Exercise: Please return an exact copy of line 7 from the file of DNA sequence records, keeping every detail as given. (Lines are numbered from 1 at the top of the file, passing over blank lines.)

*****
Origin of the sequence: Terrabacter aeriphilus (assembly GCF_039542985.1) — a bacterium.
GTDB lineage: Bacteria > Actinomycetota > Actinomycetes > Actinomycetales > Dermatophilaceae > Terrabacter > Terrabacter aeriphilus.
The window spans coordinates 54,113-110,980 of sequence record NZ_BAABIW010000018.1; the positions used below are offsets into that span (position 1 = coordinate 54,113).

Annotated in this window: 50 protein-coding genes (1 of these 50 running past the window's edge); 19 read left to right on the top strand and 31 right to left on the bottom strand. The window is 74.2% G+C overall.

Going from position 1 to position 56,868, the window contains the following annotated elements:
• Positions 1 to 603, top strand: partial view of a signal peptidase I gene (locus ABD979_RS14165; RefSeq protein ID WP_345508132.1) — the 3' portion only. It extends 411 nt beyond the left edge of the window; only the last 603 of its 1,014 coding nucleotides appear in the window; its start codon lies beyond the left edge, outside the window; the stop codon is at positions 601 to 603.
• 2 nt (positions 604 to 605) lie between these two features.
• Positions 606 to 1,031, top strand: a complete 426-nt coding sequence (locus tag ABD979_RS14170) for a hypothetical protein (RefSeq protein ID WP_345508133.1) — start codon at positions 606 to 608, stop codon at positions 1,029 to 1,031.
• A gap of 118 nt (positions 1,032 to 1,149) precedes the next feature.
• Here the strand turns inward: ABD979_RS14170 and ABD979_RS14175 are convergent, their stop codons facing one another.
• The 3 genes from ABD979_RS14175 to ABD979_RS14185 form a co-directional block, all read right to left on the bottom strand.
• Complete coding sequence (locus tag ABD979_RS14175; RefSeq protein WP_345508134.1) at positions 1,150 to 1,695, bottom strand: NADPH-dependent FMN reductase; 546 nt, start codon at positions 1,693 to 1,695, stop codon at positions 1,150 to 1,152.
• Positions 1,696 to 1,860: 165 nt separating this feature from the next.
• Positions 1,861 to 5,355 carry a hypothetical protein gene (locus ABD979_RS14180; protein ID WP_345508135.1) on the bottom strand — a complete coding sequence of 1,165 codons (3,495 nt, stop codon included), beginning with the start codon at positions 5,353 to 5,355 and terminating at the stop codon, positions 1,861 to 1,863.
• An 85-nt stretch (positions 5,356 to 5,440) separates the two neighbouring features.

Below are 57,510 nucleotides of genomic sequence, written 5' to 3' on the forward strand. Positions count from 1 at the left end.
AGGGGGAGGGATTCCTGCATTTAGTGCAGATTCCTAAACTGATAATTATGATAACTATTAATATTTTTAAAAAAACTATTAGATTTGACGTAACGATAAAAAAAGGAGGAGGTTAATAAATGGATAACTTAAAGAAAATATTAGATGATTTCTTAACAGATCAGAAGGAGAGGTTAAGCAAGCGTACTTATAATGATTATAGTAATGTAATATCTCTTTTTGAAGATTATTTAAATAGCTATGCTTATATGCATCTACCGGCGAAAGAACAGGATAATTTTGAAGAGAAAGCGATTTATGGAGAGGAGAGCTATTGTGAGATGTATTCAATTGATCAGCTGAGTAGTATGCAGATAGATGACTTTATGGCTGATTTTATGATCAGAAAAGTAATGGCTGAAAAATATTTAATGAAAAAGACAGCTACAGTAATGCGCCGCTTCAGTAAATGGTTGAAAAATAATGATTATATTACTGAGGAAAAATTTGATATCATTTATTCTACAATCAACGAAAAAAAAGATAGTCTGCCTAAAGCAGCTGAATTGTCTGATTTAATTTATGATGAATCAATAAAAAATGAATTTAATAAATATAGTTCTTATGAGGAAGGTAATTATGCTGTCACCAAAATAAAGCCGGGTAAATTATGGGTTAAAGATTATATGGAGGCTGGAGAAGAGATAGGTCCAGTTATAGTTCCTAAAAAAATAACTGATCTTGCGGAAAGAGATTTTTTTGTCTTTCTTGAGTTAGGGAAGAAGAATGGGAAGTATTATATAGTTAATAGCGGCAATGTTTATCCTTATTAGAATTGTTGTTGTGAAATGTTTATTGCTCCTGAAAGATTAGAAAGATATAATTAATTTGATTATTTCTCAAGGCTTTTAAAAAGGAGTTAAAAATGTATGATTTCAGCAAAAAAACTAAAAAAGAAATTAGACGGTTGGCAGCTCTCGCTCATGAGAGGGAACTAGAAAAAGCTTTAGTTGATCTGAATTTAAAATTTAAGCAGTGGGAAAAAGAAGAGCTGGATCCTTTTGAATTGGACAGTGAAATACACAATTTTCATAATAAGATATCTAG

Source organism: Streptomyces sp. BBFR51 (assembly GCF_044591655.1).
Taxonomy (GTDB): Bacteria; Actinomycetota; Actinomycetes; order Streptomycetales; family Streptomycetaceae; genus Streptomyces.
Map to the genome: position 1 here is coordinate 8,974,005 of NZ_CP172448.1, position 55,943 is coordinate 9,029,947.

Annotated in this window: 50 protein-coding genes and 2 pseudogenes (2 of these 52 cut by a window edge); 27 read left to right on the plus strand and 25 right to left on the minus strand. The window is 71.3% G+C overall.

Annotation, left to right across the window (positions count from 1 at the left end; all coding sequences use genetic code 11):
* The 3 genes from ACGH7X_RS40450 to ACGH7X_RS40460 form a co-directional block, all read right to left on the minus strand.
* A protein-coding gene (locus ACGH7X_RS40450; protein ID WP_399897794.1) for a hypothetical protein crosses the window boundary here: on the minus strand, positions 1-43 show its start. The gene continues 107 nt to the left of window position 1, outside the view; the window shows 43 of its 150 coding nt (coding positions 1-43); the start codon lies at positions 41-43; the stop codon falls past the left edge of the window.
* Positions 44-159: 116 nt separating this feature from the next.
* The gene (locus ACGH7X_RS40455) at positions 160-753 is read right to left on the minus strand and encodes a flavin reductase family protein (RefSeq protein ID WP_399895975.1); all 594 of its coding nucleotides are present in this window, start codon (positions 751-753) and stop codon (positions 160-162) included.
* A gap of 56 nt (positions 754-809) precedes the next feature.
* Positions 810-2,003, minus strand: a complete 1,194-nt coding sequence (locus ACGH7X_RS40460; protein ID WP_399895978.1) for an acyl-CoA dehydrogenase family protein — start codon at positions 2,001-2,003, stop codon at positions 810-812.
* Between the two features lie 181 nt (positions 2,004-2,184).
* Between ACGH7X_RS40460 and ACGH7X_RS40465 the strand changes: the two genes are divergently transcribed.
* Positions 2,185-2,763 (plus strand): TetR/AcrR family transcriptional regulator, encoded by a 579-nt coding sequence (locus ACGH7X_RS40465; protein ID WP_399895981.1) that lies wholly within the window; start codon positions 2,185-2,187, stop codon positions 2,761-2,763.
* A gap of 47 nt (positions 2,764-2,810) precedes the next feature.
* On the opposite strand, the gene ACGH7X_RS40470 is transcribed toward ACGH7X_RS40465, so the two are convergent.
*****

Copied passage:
• 2 nt (positions 604 to 605) lie between these two features.